Egyptian security forces detain Gaza marchers in Cairo, organizers say

12/31/2009 08:45 am ET | Updated May 25, 2011

BEIRUT: Organizers of a Palestinian solidarity march hoping to enter Gaza said Thursday its participants have been forcibly detained in hotels around Cairo and have faced violence from Egyptian security forces.

"Members of the Gaza Freedom March are being forcibly detained in hotels around town, in Lotus and Liala, as well as violently forced into pens in Tahrir Square by Egyptian police and additional security forces," said a statement from CODEPINK, an NGO involved with organizing the march.

1,300 marchers from 43 countries had planned to enter Gaza through Egypt's Rafah crossing on December 27, and then join with an estimated 50,000 Palestinian residents to march to Erez crossing into Israel to peacefully demand an end to the blockade of Gaza.

However, the Egyptian government announced just days before the delegates began arriving in Cairo that the march would not be allowed to go forward, citing ongoing tensions at the border.

Marchers had gathered Tahrir Square to demonstrate against the decision taken by President Hosni Mubarak's government to deny their entry to Gaza when trouble erupted.

"When marchers demonstrated against the decision, the government cracked down, often using heavily armed riot police to encircle and intimidate the nonviolent marchers," the statement said.

"Reports of police brutality are flooding a delegate legal hotline faster than the legal support team can answer the calls. The reports span from women being kicked, beaten to the ground and dragged into pens, at least one confirmed account of broken ribs, and many left bloody," it continued.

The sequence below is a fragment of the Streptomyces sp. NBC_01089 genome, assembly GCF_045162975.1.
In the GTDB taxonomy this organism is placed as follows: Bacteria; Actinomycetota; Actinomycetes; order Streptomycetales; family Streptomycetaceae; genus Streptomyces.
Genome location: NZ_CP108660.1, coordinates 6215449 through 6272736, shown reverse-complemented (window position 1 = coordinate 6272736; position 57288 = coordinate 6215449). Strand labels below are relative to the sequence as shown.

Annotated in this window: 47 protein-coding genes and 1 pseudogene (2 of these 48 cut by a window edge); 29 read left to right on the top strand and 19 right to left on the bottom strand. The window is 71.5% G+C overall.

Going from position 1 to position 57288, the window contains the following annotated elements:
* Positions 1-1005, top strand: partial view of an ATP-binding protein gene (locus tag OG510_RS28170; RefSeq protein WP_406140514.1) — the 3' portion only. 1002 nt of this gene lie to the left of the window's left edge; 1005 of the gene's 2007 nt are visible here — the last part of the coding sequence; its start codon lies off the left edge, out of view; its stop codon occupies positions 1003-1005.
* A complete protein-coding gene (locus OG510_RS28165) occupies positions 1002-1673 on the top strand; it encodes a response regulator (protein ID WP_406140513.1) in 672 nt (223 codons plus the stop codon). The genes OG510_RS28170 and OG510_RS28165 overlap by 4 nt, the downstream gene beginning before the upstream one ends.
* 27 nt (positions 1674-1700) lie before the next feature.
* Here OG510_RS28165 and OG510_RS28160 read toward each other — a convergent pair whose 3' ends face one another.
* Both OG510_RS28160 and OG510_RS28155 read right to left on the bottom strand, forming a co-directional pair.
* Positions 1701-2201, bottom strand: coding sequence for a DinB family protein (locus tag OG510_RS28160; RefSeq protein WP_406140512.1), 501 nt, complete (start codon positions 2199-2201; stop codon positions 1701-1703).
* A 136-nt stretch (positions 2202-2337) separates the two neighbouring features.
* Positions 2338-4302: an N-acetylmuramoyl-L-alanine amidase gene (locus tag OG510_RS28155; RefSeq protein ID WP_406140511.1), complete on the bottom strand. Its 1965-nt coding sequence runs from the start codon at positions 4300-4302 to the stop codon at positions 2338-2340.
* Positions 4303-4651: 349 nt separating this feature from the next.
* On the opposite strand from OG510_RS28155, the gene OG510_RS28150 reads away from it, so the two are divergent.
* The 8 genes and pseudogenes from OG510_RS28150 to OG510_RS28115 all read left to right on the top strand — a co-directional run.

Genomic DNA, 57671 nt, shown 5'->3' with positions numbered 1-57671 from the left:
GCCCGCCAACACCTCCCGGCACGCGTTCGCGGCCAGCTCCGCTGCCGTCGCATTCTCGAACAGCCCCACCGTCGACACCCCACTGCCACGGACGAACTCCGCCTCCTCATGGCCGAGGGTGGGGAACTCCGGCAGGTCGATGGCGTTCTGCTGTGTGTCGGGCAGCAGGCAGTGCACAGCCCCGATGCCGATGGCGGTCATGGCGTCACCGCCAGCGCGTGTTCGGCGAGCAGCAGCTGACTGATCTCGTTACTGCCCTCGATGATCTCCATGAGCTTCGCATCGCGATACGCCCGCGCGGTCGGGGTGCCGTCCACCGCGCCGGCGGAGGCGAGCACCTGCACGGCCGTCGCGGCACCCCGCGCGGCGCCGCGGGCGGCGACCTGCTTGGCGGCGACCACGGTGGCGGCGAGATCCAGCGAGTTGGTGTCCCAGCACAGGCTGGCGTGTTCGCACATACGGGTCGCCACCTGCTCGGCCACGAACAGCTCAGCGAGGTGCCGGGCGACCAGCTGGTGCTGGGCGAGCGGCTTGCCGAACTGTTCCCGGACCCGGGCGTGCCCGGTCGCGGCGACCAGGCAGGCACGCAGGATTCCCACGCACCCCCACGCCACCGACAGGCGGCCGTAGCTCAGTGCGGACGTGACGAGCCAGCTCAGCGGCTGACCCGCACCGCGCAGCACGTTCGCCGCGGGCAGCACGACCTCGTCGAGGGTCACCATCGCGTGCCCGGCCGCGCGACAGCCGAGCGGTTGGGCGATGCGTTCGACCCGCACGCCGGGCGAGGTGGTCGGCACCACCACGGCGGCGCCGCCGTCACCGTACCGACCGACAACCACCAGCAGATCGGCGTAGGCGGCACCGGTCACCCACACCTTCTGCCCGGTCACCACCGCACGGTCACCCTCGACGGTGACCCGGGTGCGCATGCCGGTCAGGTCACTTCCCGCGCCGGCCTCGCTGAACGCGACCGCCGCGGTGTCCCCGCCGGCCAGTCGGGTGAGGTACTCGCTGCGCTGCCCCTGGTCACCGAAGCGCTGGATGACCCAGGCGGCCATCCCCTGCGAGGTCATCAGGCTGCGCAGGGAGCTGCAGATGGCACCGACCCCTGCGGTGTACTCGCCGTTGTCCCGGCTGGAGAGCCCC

A blockade on Gaza has been enforced by Israel since Hamas were elected in the territory in 2006. Egypt has also enforced the blockade with sporadic interruptions. The blockade was tightened when Hamas seized power in 2007, in what some say was a pre-emption of an imminent US-backed Fatah takeover.

The blockade allows only basic humanitarian supplies into Gaza, often causing food shortages and hampering efforts to rebuild infrastructure destroyed during operation Cast Lead, the Israeli invasion launched in December 2008.

Israel says the blockade is to stop Hamas rocket fire. According to the commissioner general of UNRWA, the blockade is causing a "humanitarian catastrophe." Amnesty International has described the blockade "collective punishment."